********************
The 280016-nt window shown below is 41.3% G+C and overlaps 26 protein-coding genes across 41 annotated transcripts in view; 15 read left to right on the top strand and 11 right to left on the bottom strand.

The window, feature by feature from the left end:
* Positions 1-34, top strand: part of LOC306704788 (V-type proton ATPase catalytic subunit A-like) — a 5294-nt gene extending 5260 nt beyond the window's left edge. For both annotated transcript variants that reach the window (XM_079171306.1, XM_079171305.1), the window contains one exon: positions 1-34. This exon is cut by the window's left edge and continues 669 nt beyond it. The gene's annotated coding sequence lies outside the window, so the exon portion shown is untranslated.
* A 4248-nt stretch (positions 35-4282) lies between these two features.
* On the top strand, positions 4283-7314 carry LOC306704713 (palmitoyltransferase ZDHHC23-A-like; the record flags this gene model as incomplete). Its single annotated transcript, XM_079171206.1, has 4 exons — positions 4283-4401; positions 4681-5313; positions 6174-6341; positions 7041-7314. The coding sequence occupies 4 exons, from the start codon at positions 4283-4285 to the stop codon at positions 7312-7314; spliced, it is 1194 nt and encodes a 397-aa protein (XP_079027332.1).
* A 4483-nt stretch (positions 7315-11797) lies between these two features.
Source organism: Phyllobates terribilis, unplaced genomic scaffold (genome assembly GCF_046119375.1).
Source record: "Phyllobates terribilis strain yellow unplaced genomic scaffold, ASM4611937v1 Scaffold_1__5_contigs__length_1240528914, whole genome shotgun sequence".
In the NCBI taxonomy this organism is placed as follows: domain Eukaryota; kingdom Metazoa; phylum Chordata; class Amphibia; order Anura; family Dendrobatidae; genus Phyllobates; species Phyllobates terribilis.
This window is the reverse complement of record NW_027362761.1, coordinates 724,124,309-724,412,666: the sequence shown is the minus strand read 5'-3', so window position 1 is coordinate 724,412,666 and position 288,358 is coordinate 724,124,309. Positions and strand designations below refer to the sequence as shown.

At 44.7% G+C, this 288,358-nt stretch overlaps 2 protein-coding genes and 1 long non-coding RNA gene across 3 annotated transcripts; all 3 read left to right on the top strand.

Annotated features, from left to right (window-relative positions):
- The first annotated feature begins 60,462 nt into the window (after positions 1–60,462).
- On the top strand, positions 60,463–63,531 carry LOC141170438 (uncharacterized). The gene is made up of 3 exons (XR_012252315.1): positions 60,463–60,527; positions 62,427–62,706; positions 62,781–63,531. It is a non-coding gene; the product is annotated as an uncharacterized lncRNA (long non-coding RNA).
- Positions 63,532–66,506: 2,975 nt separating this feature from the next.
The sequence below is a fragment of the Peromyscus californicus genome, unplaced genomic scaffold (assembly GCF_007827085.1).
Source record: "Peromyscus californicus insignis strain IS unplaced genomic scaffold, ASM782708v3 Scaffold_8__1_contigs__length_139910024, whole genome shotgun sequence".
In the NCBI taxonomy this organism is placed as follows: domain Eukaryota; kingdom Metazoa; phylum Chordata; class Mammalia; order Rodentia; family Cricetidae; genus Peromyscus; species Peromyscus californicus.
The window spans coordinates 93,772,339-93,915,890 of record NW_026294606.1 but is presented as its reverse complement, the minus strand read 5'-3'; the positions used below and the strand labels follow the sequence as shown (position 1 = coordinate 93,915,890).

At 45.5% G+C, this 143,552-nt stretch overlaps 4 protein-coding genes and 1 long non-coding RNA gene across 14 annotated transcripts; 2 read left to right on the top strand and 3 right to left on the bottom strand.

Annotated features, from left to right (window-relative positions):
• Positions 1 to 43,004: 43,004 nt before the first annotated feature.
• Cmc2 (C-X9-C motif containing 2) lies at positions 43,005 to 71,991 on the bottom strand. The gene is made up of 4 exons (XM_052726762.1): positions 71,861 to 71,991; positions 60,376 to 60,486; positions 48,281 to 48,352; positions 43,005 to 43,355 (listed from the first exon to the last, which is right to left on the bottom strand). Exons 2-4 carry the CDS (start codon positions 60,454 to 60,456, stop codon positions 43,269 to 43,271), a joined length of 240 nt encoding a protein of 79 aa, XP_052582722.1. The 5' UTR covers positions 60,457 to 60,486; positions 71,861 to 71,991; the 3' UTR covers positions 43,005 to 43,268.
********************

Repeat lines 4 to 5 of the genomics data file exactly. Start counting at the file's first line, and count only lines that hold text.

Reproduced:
* A 4248-nt stretch (positions 35-4282) lies between these two features.
* On the top strand, positions 4283-7314 carry LOC306704713 (palmitoyltransferase ZDHHC23-A-like; the record flags this gene model as incomplete). Its single annotated transcript, XM_079171206.1, has 4 exons — positions 4283-4401; positions 4681-5313; positions 6174-6341; positions 7041-7314. The coding sequence occupies 4 exons, from the start codon at positions 4283-4285 to the stop codon at positions 7312-7314; spliced, it is 1194 nt and encodes a 397-aa protein (XP_079027332.1).